Tunisia, home to the first and arguably most successful of the 2011 Arab uprisings, appears to be backsliding in its transition to democracy. In mid-2021, President Kaïs Saïed consolidated powers in the executive through a series of steps widely regarded as unconstitutional. Opposition is growing though the president retains a strong social base. The polarisation could threaten stability, particularly as it intersects with persistent budgetary woes and popular discontent over economic and other inequality. Crisis Group works to help resolve these tensions in a country that remains critical for security in North Africa as a whole.
Political tensions fuelled by President Saïed’s power grab and subsequent policies risk sending a crisis-ridden Tunisia over the edge. Saïed should organise a national dialogue and return to a negotiated constitutional order. In response, international partners should offer new economic perspectives for the country.
Amid shrinking space for dissent, President Saïed unilaterally changed electoral rules ahead of Dec polls and tensions rose between interior ministry and police unions.
Opposition parties announced boycott of upcoming elections as Saïed issued new electoral law. Main opposition coalition National Salvation Front (which comprises Islamist-inspired An-Nahda party), and anti-Islamist, anti-revolution Free Destourian Party, 7 Sept separately announced boycott of legislative elections scheduled for 17 Dec, citing Saïed’s plan to unilaterally draft new electoral law. Saïed 15 Sept issued new electoral law, reducing political parties’ role by making voters choose individual candidates rather than party lists. Five left-wing parties 19 Sept also announced election boycott, denouncing Saïed’s “coup against the  constitution”. African Court on Human and Peoples’ Rights 22 Sept ruled Saïed’s 2021 decision to suspend parts of 2014 constitution violated African human rights charter, ordered return to constitutional democracy within two years.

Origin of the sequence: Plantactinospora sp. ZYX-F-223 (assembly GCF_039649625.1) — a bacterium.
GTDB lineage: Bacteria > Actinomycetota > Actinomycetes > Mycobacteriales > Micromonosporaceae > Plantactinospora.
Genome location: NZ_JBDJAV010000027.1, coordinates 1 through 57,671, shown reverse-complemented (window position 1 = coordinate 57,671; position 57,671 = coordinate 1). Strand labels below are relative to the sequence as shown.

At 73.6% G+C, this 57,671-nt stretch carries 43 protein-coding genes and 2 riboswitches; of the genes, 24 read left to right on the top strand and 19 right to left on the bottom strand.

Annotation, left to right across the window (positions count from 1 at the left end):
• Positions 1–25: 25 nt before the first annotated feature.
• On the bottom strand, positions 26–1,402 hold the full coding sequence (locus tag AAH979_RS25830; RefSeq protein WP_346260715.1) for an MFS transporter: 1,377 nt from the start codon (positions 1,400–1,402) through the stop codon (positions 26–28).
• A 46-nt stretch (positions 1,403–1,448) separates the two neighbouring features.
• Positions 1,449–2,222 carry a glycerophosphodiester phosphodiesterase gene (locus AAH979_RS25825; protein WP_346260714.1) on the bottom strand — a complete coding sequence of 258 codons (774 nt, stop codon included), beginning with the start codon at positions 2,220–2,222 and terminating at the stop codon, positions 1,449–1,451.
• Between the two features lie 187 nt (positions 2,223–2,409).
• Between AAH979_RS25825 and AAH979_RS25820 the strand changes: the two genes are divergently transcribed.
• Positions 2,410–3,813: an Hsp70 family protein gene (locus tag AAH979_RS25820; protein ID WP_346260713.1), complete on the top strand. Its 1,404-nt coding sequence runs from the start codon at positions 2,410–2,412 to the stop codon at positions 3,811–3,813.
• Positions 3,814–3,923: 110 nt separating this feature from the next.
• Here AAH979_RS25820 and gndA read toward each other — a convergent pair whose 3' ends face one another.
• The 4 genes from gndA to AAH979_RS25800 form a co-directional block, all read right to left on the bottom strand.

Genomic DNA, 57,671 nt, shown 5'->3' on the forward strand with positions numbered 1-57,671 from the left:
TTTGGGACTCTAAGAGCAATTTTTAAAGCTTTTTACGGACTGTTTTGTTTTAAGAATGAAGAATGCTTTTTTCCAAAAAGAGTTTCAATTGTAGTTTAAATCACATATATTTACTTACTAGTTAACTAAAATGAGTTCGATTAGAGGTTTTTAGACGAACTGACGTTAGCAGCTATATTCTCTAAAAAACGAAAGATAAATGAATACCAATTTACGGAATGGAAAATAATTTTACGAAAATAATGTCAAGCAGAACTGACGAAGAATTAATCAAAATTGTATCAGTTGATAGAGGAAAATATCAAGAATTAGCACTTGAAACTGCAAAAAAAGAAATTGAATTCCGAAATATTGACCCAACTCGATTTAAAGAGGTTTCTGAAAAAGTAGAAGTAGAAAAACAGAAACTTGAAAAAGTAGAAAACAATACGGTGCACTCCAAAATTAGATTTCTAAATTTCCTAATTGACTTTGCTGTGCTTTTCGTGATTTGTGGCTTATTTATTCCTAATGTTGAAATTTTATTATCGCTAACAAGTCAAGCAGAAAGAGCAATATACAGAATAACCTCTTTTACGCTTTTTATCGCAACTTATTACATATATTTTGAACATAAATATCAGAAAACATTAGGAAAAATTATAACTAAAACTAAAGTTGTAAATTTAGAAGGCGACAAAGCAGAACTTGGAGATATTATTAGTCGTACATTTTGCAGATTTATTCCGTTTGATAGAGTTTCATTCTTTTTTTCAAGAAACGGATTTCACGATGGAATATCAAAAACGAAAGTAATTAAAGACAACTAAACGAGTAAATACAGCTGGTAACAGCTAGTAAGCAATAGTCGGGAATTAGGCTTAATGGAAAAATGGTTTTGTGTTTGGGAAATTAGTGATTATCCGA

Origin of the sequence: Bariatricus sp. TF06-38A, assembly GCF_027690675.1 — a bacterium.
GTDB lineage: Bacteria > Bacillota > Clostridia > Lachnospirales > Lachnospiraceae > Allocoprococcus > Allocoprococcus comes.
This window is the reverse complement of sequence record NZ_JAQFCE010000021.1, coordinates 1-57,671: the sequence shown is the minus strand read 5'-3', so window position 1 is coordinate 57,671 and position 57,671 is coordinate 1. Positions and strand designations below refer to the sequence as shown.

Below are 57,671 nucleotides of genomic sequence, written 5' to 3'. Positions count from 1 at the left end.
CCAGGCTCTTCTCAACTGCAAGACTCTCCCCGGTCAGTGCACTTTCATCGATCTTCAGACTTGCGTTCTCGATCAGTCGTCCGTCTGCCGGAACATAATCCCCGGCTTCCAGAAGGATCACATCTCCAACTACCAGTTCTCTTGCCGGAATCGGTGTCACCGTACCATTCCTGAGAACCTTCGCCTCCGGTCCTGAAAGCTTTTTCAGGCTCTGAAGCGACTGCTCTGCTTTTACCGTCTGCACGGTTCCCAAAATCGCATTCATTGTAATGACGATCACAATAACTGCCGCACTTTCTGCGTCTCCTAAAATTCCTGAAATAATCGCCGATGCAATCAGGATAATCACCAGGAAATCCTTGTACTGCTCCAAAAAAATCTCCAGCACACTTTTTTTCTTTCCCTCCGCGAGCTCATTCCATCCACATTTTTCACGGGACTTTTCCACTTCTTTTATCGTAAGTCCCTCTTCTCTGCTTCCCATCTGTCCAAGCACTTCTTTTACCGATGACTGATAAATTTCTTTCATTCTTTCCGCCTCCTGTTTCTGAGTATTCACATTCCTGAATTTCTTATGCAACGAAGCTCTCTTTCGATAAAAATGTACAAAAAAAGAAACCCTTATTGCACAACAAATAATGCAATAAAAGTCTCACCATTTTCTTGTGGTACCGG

Crackdown on dissent persisted, tensions ran high between interior ministry and police unionists. Saïed 16 Sept issued decree criminalising spreading “false information and rumours” online, with prison sentences of up to ten years; international NGO Reporters without Borders 20 Sept said decree “threatens press freedom” and aims to “create a climate of fear”. Police 19, 21 Sept questioned An-Nahda leaders Rached Ghannouchi and Ali Larayedh over terrorism allegations; Ghannouchi decried move as “attempt … to eliminate a political opponent”. Clashes 1-2 Sept erupted as security forces violently removed sit-in tents installed in Tunis airport by police unionists to protest Saïed and Interior Minister Taoufik Charfeddine’s alleged plan to bring together all police unions into single structure; about 200 police officers 28 Sept protested in Sfax city to demand release of eight police unionists detained 23 Sept for alleged involvement in clashes.
Amid economic crisis, govt and social partners agreed on public sector wages. After annual inflation rate reached 8.6% in Aug, govt and main workers’ union (UGTT) 15 Sept agreed on 3.5% increase in public sector wages; move could facilitate International Monetary Fund rescue program. Hundreds 25 Sept protested in Tunis against shortages of some foodstuffs, especially sugar and milk, caused by country’s inability to pay for imports.